b)    Ask for additional time to voir dire potential jurors on this specific issue.

c)    Create voir dire items specifically designed to elicit Anti Arab-Muslim bias.

Ask about Desert Storm, Serbia, Iraqi War military service, deaths and war-related injury, and servicemen in their family. Ask about discomfort when seeing apparently Arab people boarding your plane.

d)    Fully explore “worthiness” if damages are an issue.

For instance, “Would your discomfort or suspicion of someone Arab/Muslim make it even a little difficult for you compensate them with money for their injuries?”

e)    Follow up on the source and strength of prejudicial views in order to establish challenges for cause and to intelligently exercise peremptory challenges.

f)    Remember that even a small group of biased jurors can alter the verdict and/or damage award.

g)    Don’t assume that a Middle Eastern origin juror will automatically be on your side. Query them in voir dire as well.

h)    Remind jurors that their feelings about your client’s cultural or religious background may lead them astray if they don’t stay aware of their biases.

When jurors are not reminded or pressured by situational cues to avoid prejudice, they are more likely to let down their guard and demonstrate bias.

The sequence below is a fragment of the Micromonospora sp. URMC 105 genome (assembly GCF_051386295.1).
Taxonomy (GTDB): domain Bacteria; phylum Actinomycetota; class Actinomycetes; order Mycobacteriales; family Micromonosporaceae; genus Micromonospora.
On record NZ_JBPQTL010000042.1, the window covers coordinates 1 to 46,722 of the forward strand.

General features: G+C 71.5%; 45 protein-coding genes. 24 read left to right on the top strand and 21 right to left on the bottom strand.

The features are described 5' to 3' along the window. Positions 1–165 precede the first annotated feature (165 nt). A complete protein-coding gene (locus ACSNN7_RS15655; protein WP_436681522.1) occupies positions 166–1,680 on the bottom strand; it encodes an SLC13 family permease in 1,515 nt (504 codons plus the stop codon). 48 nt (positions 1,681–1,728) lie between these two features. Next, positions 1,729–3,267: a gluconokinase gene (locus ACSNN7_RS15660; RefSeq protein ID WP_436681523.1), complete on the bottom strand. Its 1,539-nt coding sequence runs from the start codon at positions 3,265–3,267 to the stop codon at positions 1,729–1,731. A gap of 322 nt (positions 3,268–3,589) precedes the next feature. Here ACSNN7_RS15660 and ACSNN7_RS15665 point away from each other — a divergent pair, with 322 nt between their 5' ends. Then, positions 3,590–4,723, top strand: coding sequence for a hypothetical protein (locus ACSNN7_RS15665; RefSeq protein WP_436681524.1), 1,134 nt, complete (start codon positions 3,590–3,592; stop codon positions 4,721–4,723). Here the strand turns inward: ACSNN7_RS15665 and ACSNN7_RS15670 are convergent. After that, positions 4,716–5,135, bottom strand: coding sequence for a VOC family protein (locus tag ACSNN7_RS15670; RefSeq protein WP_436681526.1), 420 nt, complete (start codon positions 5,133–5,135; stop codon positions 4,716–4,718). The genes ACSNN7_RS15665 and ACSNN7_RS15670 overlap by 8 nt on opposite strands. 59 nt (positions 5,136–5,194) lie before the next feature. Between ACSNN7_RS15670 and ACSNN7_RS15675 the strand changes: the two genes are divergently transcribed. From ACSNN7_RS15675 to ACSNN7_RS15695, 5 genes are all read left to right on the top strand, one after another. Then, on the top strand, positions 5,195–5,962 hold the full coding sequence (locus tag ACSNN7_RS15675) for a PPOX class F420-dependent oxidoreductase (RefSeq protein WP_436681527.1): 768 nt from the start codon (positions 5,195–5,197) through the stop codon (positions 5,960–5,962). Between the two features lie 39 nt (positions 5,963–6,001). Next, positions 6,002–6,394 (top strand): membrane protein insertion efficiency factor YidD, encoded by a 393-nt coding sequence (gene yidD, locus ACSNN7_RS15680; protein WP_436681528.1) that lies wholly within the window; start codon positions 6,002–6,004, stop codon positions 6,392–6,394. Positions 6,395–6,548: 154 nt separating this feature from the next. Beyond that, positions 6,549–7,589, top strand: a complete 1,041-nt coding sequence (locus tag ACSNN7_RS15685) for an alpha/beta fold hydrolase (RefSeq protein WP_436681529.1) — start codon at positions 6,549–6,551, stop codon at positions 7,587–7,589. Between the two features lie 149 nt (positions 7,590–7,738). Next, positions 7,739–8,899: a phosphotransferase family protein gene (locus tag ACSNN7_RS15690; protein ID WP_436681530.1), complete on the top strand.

2)    Actively Prepare Your Witnesses:

a)    Emphasize how your witness is similar to the jurors in order to minimize imposed or perceived differences.

b)    Practice attaining a relaxed conversational style in question response.

c)    Refine listening skills to overcome problems in understanding subtle nuance in meaning of questions which can result from both language and cultural barriers.

d)    Minimize accent or comprehension issues (if problematic) with mild self-deprecating responses.

e)    Work on the pace of verbal delivery to more closely match colloquial speakers in your region.

f)    Practice Direct Exam narrative in depth.

g)    Inoculate on likely Cross Examination effects by repeatedly exposing the witness to practice questions and ensuring each response achieves parity in style and delivery with responses to Direct Exam questions.